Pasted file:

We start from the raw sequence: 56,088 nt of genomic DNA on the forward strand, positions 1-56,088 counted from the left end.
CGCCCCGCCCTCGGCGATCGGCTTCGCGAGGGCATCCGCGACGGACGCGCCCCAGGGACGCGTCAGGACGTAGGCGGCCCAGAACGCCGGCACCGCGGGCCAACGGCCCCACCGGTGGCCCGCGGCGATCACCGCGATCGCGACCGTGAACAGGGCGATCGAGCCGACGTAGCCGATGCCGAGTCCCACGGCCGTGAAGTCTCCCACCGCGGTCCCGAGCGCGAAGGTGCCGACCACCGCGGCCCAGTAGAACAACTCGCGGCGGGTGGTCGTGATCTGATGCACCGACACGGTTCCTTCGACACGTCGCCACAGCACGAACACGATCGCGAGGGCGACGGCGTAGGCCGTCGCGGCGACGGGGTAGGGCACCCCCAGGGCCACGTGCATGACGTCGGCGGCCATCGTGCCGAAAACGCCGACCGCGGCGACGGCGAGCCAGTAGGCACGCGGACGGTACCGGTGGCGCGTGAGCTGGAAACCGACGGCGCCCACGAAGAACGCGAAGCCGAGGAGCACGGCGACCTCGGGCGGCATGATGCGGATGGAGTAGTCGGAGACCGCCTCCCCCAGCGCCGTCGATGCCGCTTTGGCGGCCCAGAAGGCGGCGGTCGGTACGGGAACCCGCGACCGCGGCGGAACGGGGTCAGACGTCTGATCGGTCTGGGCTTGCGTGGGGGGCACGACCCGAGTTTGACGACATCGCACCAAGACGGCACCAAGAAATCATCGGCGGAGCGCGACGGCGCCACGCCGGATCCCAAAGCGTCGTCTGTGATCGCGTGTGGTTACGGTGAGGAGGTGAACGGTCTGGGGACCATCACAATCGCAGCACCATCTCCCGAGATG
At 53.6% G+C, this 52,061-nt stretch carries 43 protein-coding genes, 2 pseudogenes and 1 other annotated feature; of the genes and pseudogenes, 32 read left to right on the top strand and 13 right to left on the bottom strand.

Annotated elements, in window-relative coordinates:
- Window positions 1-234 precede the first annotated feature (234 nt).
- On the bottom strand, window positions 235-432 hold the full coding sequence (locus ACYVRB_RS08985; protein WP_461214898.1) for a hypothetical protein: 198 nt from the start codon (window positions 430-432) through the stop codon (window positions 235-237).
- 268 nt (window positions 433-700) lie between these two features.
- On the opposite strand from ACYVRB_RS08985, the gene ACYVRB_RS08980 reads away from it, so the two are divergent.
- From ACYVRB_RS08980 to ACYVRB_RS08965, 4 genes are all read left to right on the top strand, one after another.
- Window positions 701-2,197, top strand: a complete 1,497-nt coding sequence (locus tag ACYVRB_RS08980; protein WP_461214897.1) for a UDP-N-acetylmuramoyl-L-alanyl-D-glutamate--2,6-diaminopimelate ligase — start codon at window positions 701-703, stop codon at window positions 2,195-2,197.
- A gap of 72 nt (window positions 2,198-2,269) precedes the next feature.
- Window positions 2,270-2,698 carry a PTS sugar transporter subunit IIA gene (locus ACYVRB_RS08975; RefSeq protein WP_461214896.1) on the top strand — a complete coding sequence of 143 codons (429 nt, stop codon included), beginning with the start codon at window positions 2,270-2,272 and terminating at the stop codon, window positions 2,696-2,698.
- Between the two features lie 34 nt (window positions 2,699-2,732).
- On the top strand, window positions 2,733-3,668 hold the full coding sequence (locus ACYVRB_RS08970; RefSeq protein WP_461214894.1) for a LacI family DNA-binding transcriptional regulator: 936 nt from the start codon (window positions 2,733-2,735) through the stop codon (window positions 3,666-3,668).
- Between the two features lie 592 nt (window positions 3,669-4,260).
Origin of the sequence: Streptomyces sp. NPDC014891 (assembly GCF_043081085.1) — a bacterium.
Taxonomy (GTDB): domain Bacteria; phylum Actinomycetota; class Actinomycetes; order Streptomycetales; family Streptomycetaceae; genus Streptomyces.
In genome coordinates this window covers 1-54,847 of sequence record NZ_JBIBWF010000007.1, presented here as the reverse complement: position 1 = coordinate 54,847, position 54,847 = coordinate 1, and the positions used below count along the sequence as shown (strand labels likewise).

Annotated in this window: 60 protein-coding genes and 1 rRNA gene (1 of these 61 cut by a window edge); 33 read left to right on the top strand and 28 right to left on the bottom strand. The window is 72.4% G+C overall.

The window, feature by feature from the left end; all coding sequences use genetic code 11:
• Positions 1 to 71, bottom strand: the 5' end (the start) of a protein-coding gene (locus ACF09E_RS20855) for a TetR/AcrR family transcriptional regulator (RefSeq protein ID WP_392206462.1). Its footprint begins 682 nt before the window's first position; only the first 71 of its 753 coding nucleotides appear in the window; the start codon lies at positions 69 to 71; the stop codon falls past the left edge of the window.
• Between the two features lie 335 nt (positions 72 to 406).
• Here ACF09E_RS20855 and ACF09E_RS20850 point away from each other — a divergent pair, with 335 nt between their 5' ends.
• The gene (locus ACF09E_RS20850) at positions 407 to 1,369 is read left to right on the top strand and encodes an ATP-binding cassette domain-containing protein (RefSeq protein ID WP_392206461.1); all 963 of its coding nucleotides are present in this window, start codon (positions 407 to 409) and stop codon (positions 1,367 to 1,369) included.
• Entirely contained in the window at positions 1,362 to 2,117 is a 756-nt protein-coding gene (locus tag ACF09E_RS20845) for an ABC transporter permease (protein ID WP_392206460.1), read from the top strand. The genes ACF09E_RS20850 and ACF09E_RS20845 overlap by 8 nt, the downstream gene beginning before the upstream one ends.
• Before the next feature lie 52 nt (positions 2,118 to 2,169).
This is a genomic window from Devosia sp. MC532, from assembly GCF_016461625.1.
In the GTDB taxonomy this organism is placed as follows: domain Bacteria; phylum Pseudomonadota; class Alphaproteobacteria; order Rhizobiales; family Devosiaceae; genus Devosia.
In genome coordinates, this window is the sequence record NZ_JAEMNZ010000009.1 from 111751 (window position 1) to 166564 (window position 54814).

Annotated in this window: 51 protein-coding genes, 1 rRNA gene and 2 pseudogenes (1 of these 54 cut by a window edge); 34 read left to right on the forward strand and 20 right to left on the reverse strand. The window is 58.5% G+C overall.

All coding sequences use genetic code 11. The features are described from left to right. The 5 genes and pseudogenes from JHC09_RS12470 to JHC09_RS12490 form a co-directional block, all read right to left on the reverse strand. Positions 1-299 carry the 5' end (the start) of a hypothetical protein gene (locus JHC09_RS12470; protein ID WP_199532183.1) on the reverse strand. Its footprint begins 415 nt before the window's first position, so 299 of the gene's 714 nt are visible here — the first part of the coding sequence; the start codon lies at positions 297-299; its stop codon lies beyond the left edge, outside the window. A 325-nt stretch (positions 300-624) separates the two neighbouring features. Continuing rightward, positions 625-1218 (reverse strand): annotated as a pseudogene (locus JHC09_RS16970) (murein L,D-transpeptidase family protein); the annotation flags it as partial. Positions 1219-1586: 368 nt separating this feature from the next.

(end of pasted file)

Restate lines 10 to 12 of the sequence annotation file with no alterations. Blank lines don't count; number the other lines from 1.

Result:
- Window positions 701-2,197, top strand: a complete 1,497-nt coding sequence (locus tag ACYVRB_RS08980; protein WP_461214897.1) for a UDP-N-acetylmuramoyl-L-alanyl-D-glutamate--2,6-diaminopimelate ligase — start codon at window positions 701-703, stop codon at window positions 2,195-2,197.
- A gap of 72 nt (window positions 2,198-2,269) precedes the next feature.
- Window positions 2,270-2,698 carry a PTS sugar transporter subunit IIA gene (locus ACYVRB_RS08975; RefSeq protein WP_461214896.1) on the top strand — a complete coding sequence of 143 codons (429 nt, stop codon included), beginning with the start codon at window positions 2,270-2,272 and terminating at the stop codon, window positions 2,696-2,698.